Bowing once to a person upon a public promenade or drive is all that civility requires. If the person is a friend, it is in better form, the second and subsequent passings, should you catch his or her eye, to smile slightly instead of bowing repeatedly. If an acquaintance, it is best to avert the eyes.


A bow should never be accompanied by a broad smile, even when you are well acquainted, and yet a high authority well says: "You should never speak to an acquaintance without a smile in your eyes."


A young lady should show the same deference to an elderly lady that a gentleman does to a lady. It may also be said that a young man should show proper deference to elderly gentlemen.


The words commonly used in saluting a person are "Good Morning," "Good Afternoon," "Good Evening," "How do you do" (sometimes contracted into "Howdy" and "How dye do,") and "How are you." The three former are most appropriate, as it seems somewhat absurd to ask after a person's health, unless you stop to receive an answer. A respectful bow should accompany the words.


Among friends the shaking of the hand is the most genuine and cordial expression of good-will. It is not necessary, though in certain cases it is not forbidden, upon introduction; but when acquaintanceship has reached any degree of intimacy, it is perfectly proper.


An authority upon this subject says: "The etiquette of handshaking is simple. A man has no right to take a lady's hand until it is offered. He has even less right to pinch or retain it. Two young ladies shake hands gently and softly. A young lady gives her hand, but does not shake a gentleman's unless she is his friend. A lady should always rise to give her hand; a gentleman, of course, never dares to do so seated. On introduction in a room, a married lady generally offers her hand; a young lady, not. In a ball-room, where the introduction is to dancing, not to friendship, you never shake hands; and as a general rule, an introduction is not followed by shaking hands, only by a bow. It may perhaps be laid down that the more public the place of introduction, the less handshaking takes place. But if the introduction be particular, if it be accompanied by personal recommendation, such as, 'I want you to know my friend Jones,' or if Jones comes with a letter of presentation, then you give Jones your hand, and warmly, too. Lastly, it is the privilege of a superior to offer or withhold his or her hand, so that an inferior should never put his forward first."

When a lady so far puts aside her reserve as to shake hands at all, she should give her hand with frankness and cordiality. There should be equal frankness and cordiality on the gentleman's part, and even more warmth, though a careful avoidance of anything like offensive familiarity or that which might be mistaken as such.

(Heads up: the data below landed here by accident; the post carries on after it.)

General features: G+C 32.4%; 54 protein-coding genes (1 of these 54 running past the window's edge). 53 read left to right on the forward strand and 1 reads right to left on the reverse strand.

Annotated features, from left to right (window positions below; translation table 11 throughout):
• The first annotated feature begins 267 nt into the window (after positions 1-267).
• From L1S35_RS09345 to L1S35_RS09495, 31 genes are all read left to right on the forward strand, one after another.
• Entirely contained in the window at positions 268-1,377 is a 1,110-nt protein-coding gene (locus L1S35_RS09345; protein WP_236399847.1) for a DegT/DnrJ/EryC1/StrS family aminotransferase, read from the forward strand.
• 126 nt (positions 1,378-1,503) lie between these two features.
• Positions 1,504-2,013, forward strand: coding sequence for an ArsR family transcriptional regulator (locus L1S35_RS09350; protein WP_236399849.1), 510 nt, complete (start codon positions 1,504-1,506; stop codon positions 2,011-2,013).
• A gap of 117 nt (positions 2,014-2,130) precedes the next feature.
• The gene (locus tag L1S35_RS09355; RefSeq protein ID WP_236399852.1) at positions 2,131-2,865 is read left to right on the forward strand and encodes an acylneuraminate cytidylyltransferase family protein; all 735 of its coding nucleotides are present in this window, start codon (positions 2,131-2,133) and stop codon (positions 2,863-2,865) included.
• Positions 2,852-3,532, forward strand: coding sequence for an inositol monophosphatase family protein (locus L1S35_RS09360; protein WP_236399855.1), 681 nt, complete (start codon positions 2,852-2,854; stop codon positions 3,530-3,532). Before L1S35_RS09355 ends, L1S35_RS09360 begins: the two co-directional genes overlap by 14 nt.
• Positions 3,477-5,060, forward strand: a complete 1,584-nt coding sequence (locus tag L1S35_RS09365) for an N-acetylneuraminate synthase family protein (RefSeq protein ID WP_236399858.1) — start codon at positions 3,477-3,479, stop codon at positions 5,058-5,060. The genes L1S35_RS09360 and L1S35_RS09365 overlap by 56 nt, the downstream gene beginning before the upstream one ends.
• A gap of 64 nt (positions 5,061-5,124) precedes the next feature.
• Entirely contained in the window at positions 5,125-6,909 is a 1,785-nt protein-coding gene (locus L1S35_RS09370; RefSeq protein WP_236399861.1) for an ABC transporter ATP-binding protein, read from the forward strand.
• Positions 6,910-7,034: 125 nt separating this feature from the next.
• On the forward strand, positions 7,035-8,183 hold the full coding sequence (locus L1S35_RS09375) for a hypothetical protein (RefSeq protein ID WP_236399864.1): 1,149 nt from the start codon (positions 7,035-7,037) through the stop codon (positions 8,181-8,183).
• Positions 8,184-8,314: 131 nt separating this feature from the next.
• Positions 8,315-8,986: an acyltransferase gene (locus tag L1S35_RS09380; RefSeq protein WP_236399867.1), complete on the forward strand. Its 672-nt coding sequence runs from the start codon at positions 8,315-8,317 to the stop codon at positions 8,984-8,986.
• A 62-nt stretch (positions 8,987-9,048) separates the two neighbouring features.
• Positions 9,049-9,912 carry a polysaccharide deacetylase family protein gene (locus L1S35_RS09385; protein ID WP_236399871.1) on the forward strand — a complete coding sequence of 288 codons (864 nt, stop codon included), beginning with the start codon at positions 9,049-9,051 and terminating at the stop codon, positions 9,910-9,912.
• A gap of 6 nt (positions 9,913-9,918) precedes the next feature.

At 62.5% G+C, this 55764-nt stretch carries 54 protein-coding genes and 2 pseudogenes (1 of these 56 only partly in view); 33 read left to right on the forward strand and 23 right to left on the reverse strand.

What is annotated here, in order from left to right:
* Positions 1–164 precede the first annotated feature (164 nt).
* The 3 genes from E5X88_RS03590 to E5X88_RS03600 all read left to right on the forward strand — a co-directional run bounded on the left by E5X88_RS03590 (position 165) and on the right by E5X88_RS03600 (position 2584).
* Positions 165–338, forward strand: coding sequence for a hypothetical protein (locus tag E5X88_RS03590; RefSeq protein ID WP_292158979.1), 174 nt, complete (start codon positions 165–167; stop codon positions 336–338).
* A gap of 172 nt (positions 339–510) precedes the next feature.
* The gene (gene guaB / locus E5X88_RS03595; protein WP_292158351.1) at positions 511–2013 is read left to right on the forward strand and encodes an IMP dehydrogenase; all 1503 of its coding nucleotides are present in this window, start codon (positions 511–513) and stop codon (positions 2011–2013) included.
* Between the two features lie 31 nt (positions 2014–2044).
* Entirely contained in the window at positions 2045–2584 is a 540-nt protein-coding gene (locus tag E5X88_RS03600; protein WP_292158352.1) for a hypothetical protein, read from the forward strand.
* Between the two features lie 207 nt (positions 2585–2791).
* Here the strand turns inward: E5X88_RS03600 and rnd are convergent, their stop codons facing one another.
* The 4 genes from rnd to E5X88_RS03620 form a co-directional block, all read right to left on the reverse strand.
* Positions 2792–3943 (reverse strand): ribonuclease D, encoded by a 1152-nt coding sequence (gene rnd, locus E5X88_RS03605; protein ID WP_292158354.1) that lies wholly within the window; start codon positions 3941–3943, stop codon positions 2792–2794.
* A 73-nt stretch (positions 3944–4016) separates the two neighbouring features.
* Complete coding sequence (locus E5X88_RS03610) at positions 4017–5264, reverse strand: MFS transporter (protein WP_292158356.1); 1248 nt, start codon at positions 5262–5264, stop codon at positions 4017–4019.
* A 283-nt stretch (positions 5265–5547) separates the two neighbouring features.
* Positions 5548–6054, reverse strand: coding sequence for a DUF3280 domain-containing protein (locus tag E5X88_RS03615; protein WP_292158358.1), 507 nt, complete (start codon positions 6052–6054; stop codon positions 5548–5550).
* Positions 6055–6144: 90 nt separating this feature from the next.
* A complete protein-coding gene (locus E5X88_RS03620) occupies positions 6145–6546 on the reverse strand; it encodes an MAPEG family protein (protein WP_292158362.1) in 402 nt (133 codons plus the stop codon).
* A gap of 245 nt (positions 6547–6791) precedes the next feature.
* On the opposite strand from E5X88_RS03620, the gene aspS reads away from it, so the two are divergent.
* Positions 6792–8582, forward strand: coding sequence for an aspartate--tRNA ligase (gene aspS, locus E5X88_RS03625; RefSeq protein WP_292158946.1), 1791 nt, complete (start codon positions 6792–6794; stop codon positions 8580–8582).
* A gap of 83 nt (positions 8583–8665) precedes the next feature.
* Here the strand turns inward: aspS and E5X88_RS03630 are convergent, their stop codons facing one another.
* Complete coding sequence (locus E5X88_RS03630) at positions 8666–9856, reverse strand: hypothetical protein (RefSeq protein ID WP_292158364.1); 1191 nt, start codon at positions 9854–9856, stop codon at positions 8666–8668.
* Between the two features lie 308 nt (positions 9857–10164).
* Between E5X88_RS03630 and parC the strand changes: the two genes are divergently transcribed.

In shaking hands, the right hand should always be offered, unless it be so engaged as to make it impossible, and then an excuse should be offered. The French give the left hand, as nearest the heart.

The mistress of a household should offer her hand to every guest invited to her house.

A gentleman must not shake hands with a lady until she has made the first move in that direction. It is a mark of rudeness not to give his hand instantly, should she extend her own. A married lady should always extend her hand to a stranger brought to her house by a common friend, as an evidence of her cordial welcome. Where an introduction is for dancing there is no shaking of hands.


This is the most affectionate form of salutation, and is only proper among near relations and dear friends.


The kiss of friendship and relationship is on the cheeks and forehead. In this country this act of affection is generally excluded from public eyes, and in the case of parents and children and near relations, it is perhaps unnecessarily so.


The custom which has become quite prevalent of women kissing each other whenever they meet in public, is regarded as vulgar, and by ladies of delicacy and refinement is entirely avoided.


The kiss of respect—almost obsolete in this country—is made on the hand. The custom is retained in Germany and among gentlemen of the most courtly manners in England.


Etiquette of Calls.

There are calls of ceremony, of condolence, of congratulation and of friendship. All but the latter are usually of short duration. The call of friendship is usually of less formality and may be of some length.


"Morning calls," as they are termed, should not be made earlier than 12 P.M., nor later than 5 P.M.

A morning call should not exceed half an hour in length. From ten to twenty minutes is ordinarily quite long enough. If other visitors come in, the visit should terminate as speedily as possible. Upon leaving, bow slightly to the strangers.